Dust Bowl Faeries Lure Listeners With New Siren Song, “Vampire Tango”

It’s not everyday that you stumble across a band who combines carnival aesthetics, occult symbolism, 19th century romanticism, gothic imagery and psychedelic folk all into one, big artistic presence… but today is one of those days! On December 2, Dust Bowl Faeries put out a spooky new single, “Vampire Tango.” 

Videos by American Songwriter

Originally forming as an all-woman trio in 2015, Dust Bowl Faeries has spent the past half-decade honing in their inimitable sound. By blending their campy style with genuinely compelling and accessible music, the band — who has added two male members in recent years — is able to craft something that is tied to a specific time and place while still retaining a universal appeal. Just listen to the major lift that comes at 1:02 in “Vampire Tango” — the way that the brightness of the melody cuts through the gloom of the instrumentation is the perfect example of this phenomenon. 

Yet, “Vampire Tango” is no mere gimmick — lead singer and “Faerie Queen,” Ryder Cooley, explained to American Songwriter that the song was inspired by a Voodoo ceremony she attended in New Orleans. 

“‘Vampire Tango’ was written during a Dust Bowl Faeries East Coast tour and residency in New Orleans,” Cooley told American Songwriter. “Our curiosity in the history and practice of mysticism and witchcraft inspired us to explore the swamps, graveyards and Botanicas of New Orleans, which culminated with an invitation to attend a Voodoo ritual. When the rest of the musicians declined the invitation, I decided to go alone. I followed a map to the intersection of Piety and Desire, where I was summoned by ritual drums down a dark alley to a Voodoo temple. The ritual was dedicated to La Sirène, the mermaid priestess of the ocean and of songs. Candles were lit, vevè sigils were drawn and offerings were made as the drumming intensified, and one participant fell to the ground in a trance-like seizure.”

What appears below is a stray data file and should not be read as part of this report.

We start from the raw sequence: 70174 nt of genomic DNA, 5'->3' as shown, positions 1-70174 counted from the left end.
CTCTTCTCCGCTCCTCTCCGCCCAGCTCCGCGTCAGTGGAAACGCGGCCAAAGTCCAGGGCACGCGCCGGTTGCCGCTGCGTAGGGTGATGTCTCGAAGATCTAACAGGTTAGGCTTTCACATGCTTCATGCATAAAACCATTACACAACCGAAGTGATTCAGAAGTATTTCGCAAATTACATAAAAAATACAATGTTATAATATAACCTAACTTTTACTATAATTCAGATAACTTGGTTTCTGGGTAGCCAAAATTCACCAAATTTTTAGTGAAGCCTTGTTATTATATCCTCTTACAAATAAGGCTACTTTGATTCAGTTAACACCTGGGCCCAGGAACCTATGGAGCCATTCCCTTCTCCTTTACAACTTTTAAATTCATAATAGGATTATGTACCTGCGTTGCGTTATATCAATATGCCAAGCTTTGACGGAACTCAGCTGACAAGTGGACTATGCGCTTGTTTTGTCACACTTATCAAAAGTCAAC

After this experience, Ryder got busy writing. “Following the Voodoo ceremony, ‘Vampire Tango’ came to me quite quickly,” she said. “First the music and then the words. Perhaps it was written by La Sirène herself, who I had gifted some Dust Bowl Faeries music and flowers to at the ritual. I shared the song with the other musicians in residence, who contributed to the arrangement and instrumentation. Shortly thereafter, we recorded a demo of the song on reel-to-reel tape. This analogue recording became the soundtrack for the ‘Vampire Tango’ 16mm film by Lisa M. Thomas, which echoes some parts of the Voodoo ritual.”

And it’s true, the “Vampire Tango” film certainly captures the essence of the journey Cooley went on to write the tune. With a love for cinematic history, filmmaker Thomas noted that working on the video was an excellent outlet. “‘Vampire Tango’ was my attempt to pay homage to the films of the silent era with a glimpse into the world of Louisiana Voodoo,” Thomas told American Songwriter. “The idea of the femme fatale becoming a bat was the idea of Ryder Cooley, which I immediately embraced as a way to pay homage to cinematic characters of our past like Bela Lugosi’s Dracula or Boris Karloff’s Frankenstein.  What I love about Ryder embodying this character is that it brought a female twist to a cinematic genre that has largely been portrayed by male actors in the past.”

Watch Lisa Thomas’ video for “Vampire Tango” by Dust Bowl Faeries below:

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